“When I first started managing in the big leagues, a lot of this stuff wasn’t out there — and if it was, it was hard to find. Now, with a matter of a few strokes on a keyboard, we can get a lot of information that helps players. It helps us in our decision-making.
“Another thing I’ve come around to is the value of rest. That includes the time you spend in the clubhouse. I think that showing up at one o’clock for a seven o’clock is detrimental for a lot of players. Not physically, but mentally. The drain of just sitting there. Hey, show up at four o’clock. Get your rest at home. Or go out and enjoy the city. Don’t come to the ballpark and sit around, looking at each other. Break the monotony.
“Workloads… you wouldn’t believe how many swings some guys take in the cage. We need to be smarter about managing workloads. Joe Maddon does it. I talked to Alex Cora today, and they’re not taking BP. Ten years ago, if we didn’t take BP, or if we didn’t go out there take ground balls, I almost felt like we weren’t prepared for the game. Now I’ve come around to the value of rest.
“How often you’re getting guys up in the bullpen…when you ask a pitcher if he’s OK to go today, he’s always going to tell you yes. You believe some of them — at least until they prove you wrong — but with some guys you have to say, ‘Today you’re not going to pitch. You’ve pitched in two of the last three, and you warmed up in the other one, so we’re going to stay away from you unless we play a 20-inning game.’ These guys are all competitors. They’re alpha males. Javy Guerra, for instance. If he pitches four days in a row, the fifth day he’s going to tell you, ‘Yeah, I’m good.’ And maybe he is, but down the road that fatigue is going to detrimental.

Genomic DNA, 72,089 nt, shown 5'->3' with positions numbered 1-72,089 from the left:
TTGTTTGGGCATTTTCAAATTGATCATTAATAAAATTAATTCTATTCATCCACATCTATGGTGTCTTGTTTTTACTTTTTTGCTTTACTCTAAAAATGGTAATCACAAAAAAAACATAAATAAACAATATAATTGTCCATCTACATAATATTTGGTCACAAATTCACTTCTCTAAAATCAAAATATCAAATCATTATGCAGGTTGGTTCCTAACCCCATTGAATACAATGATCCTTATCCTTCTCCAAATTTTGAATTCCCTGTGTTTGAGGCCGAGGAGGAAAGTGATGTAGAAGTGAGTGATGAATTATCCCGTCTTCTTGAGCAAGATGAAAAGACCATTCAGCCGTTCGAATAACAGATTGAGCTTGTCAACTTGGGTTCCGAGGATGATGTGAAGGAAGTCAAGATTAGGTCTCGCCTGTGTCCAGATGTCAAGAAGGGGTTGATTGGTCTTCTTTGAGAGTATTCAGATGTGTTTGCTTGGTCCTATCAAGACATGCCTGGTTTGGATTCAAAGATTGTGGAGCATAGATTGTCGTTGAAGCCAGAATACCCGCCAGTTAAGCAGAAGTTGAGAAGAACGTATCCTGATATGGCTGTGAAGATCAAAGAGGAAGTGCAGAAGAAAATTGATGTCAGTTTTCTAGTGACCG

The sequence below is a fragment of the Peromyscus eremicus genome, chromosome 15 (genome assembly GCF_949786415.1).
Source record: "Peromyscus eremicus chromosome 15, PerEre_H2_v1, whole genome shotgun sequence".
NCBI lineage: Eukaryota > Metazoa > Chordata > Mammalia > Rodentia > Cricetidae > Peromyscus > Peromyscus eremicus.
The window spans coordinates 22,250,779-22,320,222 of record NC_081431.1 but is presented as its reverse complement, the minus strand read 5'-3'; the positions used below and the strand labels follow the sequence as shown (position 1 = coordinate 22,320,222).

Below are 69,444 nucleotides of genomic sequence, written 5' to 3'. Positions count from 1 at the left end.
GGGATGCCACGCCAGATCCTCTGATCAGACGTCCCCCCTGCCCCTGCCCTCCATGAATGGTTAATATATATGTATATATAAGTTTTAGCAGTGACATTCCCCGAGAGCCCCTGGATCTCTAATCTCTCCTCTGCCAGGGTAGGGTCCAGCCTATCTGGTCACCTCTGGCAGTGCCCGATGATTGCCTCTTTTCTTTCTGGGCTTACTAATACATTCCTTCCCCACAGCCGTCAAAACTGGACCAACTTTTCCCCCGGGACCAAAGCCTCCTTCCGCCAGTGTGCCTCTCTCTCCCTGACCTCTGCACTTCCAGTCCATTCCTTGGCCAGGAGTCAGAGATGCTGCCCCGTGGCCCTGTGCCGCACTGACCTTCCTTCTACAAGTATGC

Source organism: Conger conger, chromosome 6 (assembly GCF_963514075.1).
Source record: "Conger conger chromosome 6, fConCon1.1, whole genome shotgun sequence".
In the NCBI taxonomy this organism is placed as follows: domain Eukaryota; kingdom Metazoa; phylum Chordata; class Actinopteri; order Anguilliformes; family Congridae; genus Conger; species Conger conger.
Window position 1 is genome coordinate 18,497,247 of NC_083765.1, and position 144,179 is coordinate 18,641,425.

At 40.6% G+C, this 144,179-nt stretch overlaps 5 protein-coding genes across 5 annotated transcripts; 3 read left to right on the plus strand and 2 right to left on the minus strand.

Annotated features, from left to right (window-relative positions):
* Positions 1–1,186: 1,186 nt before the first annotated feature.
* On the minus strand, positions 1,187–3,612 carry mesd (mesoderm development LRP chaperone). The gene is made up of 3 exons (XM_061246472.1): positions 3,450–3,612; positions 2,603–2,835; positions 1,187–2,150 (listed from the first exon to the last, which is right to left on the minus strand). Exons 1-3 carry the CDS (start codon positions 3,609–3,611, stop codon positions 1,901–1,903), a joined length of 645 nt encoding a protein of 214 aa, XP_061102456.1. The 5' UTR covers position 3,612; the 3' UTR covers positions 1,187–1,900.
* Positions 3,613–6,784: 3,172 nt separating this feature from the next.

“I’ve managed teams that are supposed to win, and I’ve managed teams that weren’t supposed to win. And I’ll tell you this: if you manage a team that’s not supposed to win… and you do win… that’s easier than the other way around. We won in Atlanta, then in 2015 and 2016, even though I understood what was going on — I understood what needed to be done — it was still hard. Winning is an unbelievable feeling. I don’t think the majority of people realize just how hard it is to win in this league. Once you get that taste in your mouth, it’s hard not to like it.
“Again, I’ve been on both sides — in Miami and in Atlanta. If you’re managing a team that’s not supposed to win, you need the support of your owner and the front office, and it’s important that you encourage your players. If you see the guys getting better, the losses don’t hurt quite as much. But for everybody doing this job, whether it’s Buck Showalter, whose team has lost over 100 games, or us here in Miami… winning is still what you want. That’s one thing that hasn’t changed.”
David Laurila grew up in Michigan's Upper Peninsula and now writes about baseball from his home in Cambridge, Mass. He authored the Prospectus Q&A series at Baseball Prospectus from December 2006-May 2011 before being claimed off waivers by FanGraphs. He can be followed on Twitter @DavidLaurilaQA.